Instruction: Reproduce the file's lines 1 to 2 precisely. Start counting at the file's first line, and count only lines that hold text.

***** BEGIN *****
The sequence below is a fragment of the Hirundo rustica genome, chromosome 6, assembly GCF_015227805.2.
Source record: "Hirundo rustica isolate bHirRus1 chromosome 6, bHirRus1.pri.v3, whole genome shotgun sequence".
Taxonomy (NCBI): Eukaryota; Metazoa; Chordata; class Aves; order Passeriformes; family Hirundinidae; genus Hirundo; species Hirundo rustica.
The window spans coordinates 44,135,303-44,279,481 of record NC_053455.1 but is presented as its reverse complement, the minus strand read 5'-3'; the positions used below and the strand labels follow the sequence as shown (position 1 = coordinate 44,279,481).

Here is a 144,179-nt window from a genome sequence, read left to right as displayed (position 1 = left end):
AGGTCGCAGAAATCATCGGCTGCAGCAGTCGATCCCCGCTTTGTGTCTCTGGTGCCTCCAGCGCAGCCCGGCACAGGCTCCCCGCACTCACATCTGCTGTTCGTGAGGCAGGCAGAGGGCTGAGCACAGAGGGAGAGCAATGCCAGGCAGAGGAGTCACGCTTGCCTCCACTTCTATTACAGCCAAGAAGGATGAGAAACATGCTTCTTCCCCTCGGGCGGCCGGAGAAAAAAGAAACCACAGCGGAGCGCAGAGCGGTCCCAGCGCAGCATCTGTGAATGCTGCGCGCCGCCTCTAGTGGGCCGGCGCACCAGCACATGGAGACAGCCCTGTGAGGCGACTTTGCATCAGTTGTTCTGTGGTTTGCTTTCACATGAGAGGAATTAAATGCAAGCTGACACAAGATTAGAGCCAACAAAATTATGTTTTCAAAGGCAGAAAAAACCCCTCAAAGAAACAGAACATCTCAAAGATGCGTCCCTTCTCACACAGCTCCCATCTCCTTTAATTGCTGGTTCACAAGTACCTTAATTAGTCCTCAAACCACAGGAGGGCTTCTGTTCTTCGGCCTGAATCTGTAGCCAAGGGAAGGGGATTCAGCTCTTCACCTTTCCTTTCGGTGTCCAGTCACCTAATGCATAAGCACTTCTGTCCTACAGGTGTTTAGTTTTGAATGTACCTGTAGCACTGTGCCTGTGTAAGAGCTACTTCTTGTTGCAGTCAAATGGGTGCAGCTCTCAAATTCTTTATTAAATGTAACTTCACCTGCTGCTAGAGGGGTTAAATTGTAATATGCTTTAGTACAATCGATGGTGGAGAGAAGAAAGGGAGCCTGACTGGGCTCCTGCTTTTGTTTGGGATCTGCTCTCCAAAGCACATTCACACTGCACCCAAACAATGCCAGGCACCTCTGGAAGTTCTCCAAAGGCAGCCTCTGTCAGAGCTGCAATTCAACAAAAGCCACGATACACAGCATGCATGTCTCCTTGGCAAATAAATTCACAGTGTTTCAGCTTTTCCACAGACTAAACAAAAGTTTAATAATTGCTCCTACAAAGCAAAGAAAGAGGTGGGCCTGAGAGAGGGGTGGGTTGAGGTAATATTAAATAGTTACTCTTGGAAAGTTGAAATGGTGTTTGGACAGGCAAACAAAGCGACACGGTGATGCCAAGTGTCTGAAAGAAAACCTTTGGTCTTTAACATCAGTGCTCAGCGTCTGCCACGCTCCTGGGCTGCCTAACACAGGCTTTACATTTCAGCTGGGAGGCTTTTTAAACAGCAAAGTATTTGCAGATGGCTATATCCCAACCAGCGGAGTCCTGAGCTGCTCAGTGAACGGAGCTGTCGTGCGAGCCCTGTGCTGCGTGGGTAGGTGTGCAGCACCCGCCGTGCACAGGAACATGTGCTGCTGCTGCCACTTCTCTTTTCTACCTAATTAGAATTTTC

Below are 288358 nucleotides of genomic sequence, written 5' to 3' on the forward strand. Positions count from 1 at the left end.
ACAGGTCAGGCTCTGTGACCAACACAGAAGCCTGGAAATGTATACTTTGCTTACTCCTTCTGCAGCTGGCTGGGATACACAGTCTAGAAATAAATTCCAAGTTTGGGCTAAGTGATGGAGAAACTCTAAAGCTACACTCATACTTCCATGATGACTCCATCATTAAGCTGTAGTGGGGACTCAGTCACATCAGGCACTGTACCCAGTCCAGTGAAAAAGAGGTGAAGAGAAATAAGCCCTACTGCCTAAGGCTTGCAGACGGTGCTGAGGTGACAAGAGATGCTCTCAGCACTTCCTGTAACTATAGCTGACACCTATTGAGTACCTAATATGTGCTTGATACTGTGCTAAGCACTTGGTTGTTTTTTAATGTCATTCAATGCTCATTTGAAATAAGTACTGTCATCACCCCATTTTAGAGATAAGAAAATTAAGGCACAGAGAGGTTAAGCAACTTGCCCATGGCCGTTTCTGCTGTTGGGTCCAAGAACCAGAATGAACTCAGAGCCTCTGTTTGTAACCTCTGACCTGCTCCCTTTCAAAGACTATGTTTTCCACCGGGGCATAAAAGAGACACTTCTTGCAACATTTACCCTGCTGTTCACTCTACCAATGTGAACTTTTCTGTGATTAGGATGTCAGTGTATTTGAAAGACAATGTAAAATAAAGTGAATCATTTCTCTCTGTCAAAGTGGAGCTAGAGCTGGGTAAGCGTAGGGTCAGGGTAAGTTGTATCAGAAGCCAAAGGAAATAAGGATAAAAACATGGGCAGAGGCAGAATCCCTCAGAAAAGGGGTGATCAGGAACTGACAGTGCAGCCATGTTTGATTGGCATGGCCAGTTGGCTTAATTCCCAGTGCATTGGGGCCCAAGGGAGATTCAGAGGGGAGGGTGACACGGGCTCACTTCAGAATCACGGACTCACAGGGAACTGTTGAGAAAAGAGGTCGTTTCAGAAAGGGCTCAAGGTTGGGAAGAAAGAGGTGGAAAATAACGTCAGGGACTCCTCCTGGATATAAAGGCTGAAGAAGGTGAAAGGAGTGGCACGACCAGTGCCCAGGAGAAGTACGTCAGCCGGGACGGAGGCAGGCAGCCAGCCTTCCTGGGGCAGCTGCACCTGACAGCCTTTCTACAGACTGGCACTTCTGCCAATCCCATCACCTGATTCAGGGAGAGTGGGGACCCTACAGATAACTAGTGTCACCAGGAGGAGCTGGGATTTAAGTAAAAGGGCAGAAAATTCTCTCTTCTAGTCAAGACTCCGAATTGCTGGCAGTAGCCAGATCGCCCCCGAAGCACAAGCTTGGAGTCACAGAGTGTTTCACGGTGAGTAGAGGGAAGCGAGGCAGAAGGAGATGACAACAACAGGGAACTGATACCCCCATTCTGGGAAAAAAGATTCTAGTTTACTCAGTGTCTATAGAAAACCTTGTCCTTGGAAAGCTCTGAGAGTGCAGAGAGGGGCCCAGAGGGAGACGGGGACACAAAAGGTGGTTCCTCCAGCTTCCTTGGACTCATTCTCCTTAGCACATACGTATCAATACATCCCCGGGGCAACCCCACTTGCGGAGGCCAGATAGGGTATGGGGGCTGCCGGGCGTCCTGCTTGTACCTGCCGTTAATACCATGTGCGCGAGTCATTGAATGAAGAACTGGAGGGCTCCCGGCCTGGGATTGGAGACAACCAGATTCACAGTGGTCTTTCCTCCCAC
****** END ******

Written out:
The sequence below is a fragment of the Hirundo rustica genome, chromosome 6, assembly GCF_015227805.2.
Source record: "Hirundo rustica isolate bHirRus1 chromosome 6, bHirRus1.pri.v3, whole genome shotgun sequence".